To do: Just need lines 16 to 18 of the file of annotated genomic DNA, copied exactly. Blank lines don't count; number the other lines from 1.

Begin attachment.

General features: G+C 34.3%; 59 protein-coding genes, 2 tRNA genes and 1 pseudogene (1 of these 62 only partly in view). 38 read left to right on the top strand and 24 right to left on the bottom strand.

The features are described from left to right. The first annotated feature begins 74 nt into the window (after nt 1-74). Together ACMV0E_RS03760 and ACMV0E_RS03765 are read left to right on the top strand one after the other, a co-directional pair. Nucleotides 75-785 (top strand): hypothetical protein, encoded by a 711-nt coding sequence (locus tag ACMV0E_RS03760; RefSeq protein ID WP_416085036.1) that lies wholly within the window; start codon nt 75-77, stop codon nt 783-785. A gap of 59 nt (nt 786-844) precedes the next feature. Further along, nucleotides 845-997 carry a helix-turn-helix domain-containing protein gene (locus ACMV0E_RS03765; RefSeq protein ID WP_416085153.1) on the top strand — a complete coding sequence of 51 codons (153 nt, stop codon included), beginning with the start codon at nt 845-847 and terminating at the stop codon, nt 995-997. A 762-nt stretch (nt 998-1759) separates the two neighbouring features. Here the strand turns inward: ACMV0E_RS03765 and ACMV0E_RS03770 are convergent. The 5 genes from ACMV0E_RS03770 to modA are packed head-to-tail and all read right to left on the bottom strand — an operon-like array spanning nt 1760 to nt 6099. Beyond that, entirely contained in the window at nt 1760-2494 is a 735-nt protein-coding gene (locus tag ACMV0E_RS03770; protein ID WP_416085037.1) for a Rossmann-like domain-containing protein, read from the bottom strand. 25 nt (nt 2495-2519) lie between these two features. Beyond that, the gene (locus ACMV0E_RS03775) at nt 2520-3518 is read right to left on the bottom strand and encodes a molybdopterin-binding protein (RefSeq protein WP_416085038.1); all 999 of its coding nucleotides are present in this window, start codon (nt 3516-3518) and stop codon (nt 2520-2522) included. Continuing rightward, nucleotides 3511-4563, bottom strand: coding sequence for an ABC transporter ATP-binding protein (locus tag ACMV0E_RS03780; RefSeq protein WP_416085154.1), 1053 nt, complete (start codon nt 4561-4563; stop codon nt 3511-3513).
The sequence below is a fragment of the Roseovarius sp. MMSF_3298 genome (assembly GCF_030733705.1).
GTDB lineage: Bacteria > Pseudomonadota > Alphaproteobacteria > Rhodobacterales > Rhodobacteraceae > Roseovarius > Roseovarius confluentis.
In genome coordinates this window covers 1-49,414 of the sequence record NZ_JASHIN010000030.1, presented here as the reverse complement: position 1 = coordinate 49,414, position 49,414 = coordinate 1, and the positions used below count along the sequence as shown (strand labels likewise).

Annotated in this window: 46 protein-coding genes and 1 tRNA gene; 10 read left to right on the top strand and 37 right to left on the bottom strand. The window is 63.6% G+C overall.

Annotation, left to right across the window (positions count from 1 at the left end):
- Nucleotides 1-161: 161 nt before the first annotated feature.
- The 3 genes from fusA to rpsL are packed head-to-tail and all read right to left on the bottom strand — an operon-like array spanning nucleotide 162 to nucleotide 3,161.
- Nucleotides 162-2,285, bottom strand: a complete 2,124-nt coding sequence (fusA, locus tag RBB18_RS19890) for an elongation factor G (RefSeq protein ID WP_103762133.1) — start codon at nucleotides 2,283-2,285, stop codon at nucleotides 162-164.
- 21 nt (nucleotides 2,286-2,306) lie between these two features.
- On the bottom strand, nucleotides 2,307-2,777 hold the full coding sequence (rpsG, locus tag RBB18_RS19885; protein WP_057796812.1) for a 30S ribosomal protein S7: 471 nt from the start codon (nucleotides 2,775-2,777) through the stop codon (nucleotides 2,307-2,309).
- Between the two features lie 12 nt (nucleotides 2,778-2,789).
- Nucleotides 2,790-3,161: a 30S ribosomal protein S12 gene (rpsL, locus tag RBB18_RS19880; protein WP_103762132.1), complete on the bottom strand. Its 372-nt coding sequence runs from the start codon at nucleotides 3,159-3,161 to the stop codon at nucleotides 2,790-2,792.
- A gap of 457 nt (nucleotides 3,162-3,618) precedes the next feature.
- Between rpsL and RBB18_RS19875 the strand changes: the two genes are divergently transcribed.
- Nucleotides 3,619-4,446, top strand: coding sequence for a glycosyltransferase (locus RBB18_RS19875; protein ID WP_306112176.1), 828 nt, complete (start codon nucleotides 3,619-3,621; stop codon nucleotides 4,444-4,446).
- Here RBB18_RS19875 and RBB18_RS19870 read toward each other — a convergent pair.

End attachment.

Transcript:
- Between rpsL and RBB18_RS19875 the strand changes: the two genes are divergently transcribed.
- Nucleotides 3,619-4,446, top strand: coding sequence for a glycosyltransferase (locus RBB18_RS19875; protein ID WP_306112176.1), 828 nt, complete (start codon nucleotides 3,619-3,621; stop codon nucleotides 4,444-4,446).
- Here RBB18_RS19875 and RBB18_RS19870 read toward each other — a convergent pair.